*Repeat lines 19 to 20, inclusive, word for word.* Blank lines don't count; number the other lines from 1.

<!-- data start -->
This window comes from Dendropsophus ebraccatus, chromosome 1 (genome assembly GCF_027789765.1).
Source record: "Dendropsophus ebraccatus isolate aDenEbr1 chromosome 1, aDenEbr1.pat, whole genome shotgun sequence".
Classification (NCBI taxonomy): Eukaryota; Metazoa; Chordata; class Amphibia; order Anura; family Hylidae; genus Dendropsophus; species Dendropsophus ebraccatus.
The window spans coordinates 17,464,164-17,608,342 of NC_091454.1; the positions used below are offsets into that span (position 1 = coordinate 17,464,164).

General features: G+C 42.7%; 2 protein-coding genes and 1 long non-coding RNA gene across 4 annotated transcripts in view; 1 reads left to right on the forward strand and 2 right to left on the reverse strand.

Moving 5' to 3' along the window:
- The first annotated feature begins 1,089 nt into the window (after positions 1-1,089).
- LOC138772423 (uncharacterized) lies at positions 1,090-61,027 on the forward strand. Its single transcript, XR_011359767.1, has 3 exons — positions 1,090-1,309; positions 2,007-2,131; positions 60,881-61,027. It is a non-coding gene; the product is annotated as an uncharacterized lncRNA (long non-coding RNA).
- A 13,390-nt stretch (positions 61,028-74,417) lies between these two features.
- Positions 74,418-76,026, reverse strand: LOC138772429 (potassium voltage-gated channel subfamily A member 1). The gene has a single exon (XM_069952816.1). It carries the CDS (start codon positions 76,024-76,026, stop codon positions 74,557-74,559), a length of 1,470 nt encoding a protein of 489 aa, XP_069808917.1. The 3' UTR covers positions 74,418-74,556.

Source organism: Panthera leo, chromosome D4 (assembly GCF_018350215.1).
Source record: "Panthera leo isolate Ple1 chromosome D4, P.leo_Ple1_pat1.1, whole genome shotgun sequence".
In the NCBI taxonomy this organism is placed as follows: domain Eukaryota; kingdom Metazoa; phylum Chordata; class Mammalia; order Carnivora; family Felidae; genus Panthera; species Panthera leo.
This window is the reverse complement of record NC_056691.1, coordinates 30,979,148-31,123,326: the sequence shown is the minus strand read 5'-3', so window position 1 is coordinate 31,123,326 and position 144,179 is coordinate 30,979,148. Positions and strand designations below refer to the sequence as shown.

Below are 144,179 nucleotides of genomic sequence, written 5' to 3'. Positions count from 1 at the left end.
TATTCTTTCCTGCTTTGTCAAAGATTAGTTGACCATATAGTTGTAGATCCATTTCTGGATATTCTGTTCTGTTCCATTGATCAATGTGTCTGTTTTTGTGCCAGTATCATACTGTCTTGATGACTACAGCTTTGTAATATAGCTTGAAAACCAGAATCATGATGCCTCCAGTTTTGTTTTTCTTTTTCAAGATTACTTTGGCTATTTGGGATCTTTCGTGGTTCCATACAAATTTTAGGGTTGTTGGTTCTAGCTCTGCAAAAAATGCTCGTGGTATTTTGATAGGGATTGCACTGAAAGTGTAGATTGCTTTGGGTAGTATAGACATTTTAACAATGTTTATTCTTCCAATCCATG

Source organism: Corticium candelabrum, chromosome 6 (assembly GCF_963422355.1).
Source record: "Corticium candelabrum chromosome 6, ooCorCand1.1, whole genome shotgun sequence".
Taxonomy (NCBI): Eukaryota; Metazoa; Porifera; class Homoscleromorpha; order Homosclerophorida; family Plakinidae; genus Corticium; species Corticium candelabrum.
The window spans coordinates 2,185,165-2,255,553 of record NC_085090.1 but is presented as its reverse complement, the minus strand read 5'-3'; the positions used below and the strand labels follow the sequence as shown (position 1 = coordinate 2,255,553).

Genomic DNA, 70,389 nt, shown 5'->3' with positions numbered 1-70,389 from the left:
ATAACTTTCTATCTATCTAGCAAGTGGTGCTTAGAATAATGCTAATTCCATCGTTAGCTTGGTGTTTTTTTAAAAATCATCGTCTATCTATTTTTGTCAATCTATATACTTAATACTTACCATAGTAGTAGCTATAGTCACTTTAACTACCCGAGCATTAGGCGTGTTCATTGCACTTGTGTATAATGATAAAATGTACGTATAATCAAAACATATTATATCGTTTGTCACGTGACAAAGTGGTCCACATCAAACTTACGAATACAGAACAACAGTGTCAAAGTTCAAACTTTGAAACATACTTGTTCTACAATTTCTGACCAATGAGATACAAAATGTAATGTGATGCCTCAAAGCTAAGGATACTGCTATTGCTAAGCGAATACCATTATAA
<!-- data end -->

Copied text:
Taxonomy (NCBI): Eukaryota; Metazoa; Porifera; class Homoscleromorpha; order Homosclerophorida; family Plakinidae; genus Corticium; species Corticium candelabrum.
The window spans coordinates 2,185,165-2,255,553 of record NC_085090.1 but is presented as its reverse complement, the minus strand read 5'-3'; the positions used below and the strand labels follow the sequence as shown (position 1 = coordinate 2,255,553).